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Go Platinum:
The Blue Print for Selling Clothes
By Darnell “Twiz” Johnson
 

Back in the day a platinum record would get an artist a Grammy, a spot in heavy rotation or even a commercial on TV. Now in days if an artist scores a platinum record they get their own clothing line. The question is should we take these clothing lines seriously and are they hurting the fashion industry. We can accept clothing lines from artists such as P. Diddy, Jay-Z, and Master P, but these guys are known for being good businessmen as much being success artists. Therefore, these three artists are granted amnesty in this article.

However, there are many other artists who do not seem to be very business savvy that are bringing out clothing lines solely on the basis that they have platinum records. Most of these artists do not have any creative control over these clothing lines.

Most of these artists are being used for their name and not their knowledge of fashion. Can anyone be convinced that Bow Wow knows anything about the fashion industry? Nope! But guess what? He has a clothing line coming out this fall. It does not stop with Bow Wow. We see clothing lines from artists such as Eve, 50 cent, Nelly and a host of others. The one thing that these artists have in common is that they all enjoy platinum success.


Nelly Band-Aids Coming to a department store near you!

Now this is by no means a playa hatin’ session because if I was an artist and was given the opportunity to have my own clothing line, I would do it. The purpose of this article is not to bash these artists but to pose the following questions:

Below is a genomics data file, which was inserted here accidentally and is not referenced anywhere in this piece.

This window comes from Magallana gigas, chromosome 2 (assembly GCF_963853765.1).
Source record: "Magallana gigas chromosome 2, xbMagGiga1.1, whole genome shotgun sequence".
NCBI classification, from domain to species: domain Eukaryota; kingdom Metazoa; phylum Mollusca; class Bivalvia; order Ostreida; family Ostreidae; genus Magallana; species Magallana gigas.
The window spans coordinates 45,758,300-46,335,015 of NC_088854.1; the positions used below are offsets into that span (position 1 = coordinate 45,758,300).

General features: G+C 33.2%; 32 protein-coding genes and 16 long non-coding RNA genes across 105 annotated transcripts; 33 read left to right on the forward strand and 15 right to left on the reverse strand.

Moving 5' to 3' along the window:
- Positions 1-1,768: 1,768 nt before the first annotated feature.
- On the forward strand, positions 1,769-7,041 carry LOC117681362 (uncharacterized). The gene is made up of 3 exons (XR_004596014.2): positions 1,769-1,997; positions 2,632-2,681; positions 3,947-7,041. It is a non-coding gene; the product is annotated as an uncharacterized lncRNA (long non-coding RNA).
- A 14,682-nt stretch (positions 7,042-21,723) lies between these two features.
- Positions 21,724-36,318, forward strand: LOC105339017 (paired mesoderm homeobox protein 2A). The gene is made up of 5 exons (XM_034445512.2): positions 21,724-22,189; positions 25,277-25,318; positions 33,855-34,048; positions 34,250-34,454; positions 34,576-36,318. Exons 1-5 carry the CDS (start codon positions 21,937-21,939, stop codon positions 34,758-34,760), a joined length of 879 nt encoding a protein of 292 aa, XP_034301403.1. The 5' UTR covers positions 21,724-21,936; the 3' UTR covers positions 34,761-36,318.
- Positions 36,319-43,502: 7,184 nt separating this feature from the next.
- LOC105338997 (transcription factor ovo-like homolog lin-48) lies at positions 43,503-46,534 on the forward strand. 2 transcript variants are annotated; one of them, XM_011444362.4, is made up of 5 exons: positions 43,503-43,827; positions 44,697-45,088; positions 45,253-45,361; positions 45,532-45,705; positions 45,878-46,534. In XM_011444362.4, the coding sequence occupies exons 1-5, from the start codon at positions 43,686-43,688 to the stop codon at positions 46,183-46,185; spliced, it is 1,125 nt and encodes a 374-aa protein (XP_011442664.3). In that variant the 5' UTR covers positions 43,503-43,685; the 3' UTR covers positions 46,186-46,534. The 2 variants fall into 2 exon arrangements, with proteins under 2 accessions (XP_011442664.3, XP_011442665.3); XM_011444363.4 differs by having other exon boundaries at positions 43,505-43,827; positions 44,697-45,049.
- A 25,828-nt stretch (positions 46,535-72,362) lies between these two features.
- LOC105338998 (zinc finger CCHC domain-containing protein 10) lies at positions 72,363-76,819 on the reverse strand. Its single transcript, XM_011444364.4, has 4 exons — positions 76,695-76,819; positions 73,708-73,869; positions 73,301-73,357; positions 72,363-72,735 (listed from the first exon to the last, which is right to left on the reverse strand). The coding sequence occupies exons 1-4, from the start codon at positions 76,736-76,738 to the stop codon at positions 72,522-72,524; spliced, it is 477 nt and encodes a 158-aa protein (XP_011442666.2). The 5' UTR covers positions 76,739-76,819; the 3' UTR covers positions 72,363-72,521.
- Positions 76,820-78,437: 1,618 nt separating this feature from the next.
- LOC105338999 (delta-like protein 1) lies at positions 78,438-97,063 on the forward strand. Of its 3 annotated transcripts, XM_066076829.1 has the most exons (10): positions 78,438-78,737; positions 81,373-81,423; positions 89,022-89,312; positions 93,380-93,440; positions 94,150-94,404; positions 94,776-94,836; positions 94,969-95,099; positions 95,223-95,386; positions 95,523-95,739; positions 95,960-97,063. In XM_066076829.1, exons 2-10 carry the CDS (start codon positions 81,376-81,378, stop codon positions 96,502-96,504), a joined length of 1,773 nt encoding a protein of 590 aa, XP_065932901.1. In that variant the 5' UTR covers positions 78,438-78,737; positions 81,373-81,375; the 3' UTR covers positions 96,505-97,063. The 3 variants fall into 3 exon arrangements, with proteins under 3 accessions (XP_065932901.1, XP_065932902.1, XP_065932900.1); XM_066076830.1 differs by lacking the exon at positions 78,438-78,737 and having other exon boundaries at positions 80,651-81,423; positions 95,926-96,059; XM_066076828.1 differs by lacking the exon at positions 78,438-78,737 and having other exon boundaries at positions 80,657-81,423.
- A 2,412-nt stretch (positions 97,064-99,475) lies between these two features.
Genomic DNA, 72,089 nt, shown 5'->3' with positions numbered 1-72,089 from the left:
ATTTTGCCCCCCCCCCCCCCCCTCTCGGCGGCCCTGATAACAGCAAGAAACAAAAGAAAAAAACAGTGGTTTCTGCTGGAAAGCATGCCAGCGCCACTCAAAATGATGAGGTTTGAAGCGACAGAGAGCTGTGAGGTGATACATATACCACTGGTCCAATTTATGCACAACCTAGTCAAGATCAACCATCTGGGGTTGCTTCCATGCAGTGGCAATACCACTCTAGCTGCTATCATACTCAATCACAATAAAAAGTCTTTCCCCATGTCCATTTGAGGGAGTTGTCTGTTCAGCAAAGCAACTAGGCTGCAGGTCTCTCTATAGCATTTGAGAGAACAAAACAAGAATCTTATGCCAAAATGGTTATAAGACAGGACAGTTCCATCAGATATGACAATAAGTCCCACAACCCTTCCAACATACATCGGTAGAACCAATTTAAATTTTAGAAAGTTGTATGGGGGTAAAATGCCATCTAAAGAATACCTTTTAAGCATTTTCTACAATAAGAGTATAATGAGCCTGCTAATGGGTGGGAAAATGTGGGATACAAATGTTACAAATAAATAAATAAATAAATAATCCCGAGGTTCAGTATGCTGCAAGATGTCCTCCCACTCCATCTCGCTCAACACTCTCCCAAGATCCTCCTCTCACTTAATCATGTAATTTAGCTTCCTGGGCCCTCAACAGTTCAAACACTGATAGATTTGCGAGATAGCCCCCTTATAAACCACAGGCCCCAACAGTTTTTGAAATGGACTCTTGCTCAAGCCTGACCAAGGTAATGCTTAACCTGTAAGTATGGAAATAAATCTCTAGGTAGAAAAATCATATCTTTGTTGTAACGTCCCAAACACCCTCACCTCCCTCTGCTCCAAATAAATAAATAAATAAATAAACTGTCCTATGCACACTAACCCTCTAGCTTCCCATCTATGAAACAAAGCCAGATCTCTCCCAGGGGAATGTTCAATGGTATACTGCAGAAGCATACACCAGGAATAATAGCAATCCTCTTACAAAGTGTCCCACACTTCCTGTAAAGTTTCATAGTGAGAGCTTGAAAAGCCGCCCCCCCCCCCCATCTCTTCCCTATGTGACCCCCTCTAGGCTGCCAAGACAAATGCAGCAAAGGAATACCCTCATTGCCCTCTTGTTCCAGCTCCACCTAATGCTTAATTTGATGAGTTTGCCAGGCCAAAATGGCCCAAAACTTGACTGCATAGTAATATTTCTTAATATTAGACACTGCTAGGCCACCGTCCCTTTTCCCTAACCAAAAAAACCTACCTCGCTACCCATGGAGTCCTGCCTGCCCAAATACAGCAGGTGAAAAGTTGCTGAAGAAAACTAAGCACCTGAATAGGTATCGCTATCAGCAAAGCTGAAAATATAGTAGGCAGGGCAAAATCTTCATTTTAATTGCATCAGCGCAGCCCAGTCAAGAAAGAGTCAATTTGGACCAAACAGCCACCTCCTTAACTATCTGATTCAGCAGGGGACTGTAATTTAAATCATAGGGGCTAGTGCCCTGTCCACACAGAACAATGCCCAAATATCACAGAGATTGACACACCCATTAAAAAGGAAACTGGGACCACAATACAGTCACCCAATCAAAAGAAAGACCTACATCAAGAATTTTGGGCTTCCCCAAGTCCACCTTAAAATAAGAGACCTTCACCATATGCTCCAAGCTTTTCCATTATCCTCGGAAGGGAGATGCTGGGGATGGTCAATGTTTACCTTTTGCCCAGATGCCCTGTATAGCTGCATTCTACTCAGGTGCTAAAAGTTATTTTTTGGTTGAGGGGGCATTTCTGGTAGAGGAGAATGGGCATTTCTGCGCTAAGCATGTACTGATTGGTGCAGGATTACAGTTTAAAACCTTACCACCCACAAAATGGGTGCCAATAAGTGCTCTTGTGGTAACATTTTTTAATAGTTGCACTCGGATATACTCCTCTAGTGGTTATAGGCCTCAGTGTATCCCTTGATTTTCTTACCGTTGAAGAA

• Should we take these clothing line seriously?
  • Do the artists coming out with these clothing lines hurt or help the fashion industry? (From a creative aspect, not dollars)

When I pose the question, “Should we take these clothing line seriously?” what I am asking is, will the clothing lines last or will they disappear as soon as the artist’s popularity runs out?

Most artist today do not have staying power in the music industry so how can we expect their clothing lines to stay around in the fashion industry? Also, most of these artists have no creative control over their music so how can we be sure that they have any creative control over their clothing lines? They may get to see the cloths before they hit stores but I doubt if they had a significant role in the development process. I might be wrong in some cases, but I have a feeling that I am right in most.

The second question posed is rather or not this trend hurts or helps the fashion industry. That is meant by that question is, are designers and the industry as a whole benefiting from this recent trend or is it causing problems? Are those who became designers the traditional way, who do not benefit from selling millions of CD’s, hurt or helped by this trend? Does this trend cause saturation in the industry?

I am not saying that this article answers all these questions. What it does is raise the issue and encourages dialog in regards to the issue. Believe me, I’ve talked to a lot of people in fashion about this very issue and what I found is that a lot of them have a lot to say about this topic.

As an up and coming designer myself, I believe it will be more difficult to for me and others like me to come out with clothing lines due to this recent trend. I also believe it will be if not already, very saturated. However, non-music designers like myself will be forced to step our game up. If we don’t come out with something fresh and original, we will not get noticed. We don’t benefit from the exposure that a platinum CD provides. So to all aspiring designers, I say this, unless you plan on dropping a platinum CD soon, you need to step your game up and bring the fire or get lost in the crowd!

 
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